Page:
“‘Why do you see the speck in your neighbor’s eye, but do not notice the log in your own eye?'” – Matthew 7:3
I was a righteous child. I knew I was going to grow up and rid the world of injustice. Which is probably why I didn’t have a lot of friends as a kid.
When I first saw the movie, “Scent of a Woman,”I was blown away by Al Pacino’s legendary performance as the blind, and (spoiler alert) suicidal Lt. Col. Frank Slade. But one thing really bothered me: why wouldn’t Charlie (Chris O’Donnell) rat out those other boys? If you haven’t seen the movie, some of the boys at Charlie’s prep school had vandalized the Headmaster’s car. Charlie saw what happened and who did it, but he wouldn’t tell on them. Charlie was not exactly a friend of the perpetrators—in fact, they kind of bullied him. He really had no reason to protect them. In my mind, spilling the beans was the ethical thing to do. Pacino’s epic speech at the end inspires us all to protect Charlie’s silence, and who am I to argue with Al Pacino? But I always came away scratching my head, wondering why the story went that way.
Being the righteous kid, I never understood why tattling was frowned upon. After all, shouldn’t we hold each other accountable for bad behavior? (Like I said, I didn’t have many friends.)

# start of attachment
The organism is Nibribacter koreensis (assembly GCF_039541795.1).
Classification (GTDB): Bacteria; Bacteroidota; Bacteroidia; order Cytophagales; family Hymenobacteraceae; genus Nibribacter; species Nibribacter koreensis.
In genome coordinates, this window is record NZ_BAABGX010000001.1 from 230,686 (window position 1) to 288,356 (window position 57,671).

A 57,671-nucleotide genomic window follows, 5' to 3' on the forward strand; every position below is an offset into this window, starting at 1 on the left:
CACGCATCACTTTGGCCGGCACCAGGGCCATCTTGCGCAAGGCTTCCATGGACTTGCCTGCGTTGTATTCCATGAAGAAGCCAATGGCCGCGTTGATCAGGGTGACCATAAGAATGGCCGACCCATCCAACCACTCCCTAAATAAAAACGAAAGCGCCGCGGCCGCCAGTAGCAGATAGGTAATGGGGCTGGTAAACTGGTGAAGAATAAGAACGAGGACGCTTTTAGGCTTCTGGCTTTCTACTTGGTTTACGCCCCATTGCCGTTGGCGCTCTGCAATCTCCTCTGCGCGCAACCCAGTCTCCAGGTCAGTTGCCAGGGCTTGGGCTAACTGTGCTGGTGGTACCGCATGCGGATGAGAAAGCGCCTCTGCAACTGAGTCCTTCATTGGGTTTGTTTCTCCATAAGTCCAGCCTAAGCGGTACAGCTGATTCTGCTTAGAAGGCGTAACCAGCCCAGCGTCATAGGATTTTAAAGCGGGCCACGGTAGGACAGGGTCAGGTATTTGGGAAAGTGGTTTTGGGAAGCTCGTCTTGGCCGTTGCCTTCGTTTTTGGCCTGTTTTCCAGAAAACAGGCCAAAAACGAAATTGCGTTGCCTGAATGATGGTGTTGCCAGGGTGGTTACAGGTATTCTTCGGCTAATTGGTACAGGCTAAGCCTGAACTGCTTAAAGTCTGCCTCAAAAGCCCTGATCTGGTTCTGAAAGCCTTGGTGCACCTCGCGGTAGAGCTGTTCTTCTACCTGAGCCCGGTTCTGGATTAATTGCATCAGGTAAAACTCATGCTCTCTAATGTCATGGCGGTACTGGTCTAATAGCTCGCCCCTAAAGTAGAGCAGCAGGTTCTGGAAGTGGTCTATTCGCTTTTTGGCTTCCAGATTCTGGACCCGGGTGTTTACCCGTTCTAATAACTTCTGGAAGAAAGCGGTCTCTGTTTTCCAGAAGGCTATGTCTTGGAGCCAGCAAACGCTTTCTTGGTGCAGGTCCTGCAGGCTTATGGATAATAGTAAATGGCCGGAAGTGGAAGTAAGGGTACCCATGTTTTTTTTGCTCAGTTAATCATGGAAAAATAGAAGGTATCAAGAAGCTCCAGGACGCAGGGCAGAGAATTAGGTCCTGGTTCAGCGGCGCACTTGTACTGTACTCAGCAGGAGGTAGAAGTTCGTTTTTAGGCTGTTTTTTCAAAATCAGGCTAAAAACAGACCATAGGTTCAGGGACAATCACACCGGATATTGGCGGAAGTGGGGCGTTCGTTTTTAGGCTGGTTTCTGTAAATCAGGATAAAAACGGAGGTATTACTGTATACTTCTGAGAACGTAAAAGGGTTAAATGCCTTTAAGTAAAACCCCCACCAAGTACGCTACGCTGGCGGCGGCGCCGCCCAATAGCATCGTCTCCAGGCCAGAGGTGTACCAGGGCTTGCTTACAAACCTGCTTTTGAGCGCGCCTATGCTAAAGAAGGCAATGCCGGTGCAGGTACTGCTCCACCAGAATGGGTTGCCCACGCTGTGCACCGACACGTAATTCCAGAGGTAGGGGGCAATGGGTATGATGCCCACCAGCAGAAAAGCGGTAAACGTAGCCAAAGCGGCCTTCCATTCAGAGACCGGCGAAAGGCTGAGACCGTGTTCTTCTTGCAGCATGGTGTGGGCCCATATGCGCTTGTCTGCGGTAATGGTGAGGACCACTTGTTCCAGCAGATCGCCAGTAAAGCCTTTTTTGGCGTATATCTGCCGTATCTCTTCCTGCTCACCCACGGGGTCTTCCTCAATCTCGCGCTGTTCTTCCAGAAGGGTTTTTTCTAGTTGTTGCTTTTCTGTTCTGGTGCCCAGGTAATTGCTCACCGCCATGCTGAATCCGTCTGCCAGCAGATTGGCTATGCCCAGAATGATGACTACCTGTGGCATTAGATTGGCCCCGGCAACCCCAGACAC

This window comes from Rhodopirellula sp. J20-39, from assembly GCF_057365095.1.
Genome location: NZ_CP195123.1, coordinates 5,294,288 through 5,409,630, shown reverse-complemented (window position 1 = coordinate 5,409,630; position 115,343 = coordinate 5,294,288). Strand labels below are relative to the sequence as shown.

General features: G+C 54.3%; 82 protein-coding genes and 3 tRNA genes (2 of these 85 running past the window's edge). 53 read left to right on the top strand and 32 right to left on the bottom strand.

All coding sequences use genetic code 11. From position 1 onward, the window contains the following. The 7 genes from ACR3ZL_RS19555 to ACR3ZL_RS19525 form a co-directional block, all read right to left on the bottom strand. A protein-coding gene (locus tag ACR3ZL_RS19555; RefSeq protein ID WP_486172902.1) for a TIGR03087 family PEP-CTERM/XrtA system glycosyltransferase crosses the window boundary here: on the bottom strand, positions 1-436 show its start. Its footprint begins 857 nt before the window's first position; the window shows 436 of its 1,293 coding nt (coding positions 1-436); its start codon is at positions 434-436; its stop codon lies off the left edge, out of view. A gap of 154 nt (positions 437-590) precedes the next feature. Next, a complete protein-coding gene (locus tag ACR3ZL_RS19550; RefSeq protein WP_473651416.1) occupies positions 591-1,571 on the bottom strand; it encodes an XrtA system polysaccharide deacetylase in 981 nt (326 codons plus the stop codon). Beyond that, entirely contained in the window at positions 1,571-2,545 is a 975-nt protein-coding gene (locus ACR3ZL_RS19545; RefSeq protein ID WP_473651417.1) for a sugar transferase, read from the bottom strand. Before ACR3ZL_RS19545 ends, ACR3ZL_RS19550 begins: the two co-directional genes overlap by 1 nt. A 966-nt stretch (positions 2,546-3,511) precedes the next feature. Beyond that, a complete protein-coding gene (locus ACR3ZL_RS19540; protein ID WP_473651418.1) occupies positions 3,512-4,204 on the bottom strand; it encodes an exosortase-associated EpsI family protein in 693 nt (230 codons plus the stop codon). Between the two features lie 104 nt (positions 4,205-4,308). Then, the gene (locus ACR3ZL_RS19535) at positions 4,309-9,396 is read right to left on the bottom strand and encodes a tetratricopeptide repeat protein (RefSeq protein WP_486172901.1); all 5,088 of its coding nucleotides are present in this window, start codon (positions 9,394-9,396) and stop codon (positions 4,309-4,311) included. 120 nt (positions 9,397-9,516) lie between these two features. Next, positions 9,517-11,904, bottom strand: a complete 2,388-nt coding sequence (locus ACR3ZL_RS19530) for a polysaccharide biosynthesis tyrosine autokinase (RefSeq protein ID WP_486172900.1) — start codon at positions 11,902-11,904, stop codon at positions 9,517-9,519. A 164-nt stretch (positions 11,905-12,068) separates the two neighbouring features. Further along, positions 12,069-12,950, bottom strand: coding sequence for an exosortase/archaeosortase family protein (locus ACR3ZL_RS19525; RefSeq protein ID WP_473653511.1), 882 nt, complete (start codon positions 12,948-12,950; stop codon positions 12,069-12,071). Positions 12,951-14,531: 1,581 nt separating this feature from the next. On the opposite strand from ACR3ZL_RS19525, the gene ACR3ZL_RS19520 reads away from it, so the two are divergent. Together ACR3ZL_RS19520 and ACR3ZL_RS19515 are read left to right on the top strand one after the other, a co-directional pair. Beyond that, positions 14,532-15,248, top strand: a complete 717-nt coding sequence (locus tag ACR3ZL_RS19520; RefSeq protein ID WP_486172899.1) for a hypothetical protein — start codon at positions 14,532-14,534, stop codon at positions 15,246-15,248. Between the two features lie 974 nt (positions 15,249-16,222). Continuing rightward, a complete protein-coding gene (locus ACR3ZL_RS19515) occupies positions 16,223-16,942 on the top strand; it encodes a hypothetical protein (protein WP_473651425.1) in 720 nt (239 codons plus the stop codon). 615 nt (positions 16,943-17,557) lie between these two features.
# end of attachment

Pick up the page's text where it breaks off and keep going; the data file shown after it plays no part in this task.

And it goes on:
When I finally came across this scripture from Matthew 7, suddenly it made sense. It’s easy to point out the faults in others, but we are not so good about acknowledging our own imperfections. Charlie could’ve told the Headmaster what he saw and who did it, but I think he understood the danger of pointing fingers at others, and that a battle of finger-pointing is an exhausting and ultimately fruitless endeavor.
I’m now a righteous adult. I still want to rid the world of injustice. But now I realize that the best way to start this work is to look in the mirror and pull the logs out of my own eyes first. It’s harder to do that, and more painful. But I have been able to see things in new ways, and for that, I’m grateful. (Maybe it’s also part of why I seem to have more friends now.)
Holy One, give us the courage and strong arms we need to pull those logs out of our eyes. Then let us use our new vision to build your realm of justice and love. Amen.
Mark Winters is the Pastor of First Congregational United Church of Christ, Naperville, Illinois.